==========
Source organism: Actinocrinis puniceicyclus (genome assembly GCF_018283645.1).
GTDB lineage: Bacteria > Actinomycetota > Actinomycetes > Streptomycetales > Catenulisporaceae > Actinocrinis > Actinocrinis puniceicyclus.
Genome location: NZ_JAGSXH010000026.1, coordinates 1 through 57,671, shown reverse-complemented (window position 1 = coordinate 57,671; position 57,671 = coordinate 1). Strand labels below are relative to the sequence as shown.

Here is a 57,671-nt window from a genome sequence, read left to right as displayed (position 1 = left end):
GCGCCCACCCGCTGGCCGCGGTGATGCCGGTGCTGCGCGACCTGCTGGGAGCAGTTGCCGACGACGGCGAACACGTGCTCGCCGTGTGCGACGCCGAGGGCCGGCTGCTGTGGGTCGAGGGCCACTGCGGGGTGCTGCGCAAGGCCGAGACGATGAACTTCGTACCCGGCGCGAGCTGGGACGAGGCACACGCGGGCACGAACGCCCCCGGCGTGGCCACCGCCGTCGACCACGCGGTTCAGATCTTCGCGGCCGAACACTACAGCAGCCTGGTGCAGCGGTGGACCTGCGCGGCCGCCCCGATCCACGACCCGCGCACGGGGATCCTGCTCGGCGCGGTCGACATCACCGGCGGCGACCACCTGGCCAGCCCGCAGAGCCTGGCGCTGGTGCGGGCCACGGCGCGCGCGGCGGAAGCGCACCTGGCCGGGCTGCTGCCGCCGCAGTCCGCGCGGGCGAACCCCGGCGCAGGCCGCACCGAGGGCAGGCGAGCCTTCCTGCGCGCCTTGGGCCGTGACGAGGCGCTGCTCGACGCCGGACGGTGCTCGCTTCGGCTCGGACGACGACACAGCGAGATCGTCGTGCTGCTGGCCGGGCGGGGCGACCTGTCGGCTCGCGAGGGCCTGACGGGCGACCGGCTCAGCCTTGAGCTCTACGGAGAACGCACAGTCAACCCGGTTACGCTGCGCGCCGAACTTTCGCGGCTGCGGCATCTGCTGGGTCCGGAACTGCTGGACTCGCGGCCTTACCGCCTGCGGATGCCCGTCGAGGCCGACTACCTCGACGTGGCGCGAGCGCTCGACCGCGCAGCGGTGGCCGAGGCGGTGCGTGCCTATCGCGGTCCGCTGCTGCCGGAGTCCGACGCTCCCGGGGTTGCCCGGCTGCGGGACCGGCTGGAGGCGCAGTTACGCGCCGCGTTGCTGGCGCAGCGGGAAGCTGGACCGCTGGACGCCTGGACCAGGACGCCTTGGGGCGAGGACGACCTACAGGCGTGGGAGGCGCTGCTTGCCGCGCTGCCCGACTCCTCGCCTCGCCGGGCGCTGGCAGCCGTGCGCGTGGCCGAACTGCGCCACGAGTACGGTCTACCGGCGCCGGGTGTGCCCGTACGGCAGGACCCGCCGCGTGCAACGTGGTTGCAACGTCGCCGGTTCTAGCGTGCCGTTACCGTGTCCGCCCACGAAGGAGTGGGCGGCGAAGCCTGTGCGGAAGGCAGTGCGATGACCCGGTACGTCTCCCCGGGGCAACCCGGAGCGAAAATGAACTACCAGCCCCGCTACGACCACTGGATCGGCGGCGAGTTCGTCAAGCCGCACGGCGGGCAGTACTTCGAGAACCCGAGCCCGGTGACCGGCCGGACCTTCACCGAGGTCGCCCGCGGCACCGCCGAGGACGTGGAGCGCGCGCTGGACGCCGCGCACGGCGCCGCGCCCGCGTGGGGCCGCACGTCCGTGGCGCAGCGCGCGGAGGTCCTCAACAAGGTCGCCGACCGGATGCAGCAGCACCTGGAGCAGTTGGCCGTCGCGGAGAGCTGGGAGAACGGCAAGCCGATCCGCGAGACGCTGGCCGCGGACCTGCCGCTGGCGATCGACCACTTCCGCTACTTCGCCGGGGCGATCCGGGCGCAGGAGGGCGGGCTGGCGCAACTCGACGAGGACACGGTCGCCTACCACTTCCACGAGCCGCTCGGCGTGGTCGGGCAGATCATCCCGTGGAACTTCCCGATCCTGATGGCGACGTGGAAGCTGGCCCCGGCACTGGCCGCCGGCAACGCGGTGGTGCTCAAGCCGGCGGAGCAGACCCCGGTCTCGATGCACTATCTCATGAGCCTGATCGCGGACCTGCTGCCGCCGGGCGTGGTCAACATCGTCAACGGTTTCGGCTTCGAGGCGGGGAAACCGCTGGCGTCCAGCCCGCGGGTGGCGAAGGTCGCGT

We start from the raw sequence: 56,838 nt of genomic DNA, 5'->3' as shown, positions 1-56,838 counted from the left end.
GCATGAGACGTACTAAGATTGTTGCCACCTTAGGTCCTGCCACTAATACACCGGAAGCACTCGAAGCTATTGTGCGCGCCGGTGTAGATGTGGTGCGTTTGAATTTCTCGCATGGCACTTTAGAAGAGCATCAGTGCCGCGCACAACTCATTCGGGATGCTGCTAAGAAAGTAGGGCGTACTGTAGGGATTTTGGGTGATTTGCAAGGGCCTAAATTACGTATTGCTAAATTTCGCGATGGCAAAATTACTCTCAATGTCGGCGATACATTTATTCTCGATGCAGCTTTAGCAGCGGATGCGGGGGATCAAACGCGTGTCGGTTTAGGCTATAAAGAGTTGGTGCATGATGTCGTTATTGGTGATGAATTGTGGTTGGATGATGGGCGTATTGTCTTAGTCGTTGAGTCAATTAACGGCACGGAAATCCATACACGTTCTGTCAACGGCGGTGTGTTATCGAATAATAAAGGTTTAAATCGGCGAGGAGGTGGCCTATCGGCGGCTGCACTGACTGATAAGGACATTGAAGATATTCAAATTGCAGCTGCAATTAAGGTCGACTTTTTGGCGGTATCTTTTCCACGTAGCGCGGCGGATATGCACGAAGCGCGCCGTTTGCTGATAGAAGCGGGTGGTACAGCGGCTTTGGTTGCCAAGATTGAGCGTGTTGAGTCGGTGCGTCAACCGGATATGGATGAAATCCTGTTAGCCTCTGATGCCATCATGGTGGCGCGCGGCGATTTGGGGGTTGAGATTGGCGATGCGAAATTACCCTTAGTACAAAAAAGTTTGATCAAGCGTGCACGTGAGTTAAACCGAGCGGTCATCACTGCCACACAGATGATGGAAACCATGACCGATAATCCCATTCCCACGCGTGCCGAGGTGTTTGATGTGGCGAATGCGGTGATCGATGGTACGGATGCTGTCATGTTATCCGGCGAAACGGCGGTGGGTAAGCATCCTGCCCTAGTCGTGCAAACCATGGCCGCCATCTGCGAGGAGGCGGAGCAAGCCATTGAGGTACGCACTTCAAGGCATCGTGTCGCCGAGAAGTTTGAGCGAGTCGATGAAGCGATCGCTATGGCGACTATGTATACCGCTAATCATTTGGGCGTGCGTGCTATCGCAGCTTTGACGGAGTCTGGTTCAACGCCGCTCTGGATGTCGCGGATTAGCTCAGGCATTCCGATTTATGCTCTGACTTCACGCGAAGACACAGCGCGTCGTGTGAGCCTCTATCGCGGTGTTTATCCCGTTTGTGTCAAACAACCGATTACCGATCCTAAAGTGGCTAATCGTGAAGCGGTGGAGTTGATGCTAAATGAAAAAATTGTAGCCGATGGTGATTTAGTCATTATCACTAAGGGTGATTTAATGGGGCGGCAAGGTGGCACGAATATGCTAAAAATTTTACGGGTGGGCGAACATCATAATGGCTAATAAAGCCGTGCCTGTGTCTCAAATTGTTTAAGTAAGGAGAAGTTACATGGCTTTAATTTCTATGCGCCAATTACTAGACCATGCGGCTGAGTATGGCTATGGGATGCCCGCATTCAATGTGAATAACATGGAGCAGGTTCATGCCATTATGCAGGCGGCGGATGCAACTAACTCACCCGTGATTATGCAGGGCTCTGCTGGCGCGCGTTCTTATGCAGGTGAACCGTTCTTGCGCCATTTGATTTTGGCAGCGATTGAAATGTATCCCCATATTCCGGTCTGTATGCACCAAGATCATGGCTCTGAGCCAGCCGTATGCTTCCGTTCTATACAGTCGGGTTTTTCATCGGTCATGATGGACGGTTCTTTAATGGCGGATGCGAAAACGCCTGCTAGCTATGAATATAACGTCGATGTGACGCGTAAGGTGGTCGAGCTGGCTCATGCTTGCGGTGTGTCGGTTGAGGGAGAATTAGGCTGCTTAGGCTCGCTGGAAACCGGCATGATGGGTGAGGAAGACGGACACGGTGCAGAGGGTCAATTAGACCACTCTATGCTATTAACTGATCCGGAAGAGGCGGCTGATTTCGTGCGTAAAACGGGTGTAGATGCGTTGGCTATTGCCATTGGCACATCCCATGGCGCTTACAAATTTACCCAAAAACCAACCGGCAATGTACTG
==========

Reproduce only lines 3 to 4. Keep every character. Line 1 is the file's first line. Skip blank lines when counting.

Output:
Genome location: NZ_JAGSXH010000026.1, coordinates 1 through 57,671, shown reverse-complemented (window position 1 = coordinate 57,671; position 57,671 = coordinate 1). Strand labels below are relative to the sequence as shown.

Here is a 57,671-nt window from a genome sequence, read left to right as displayed (position 1 = left end):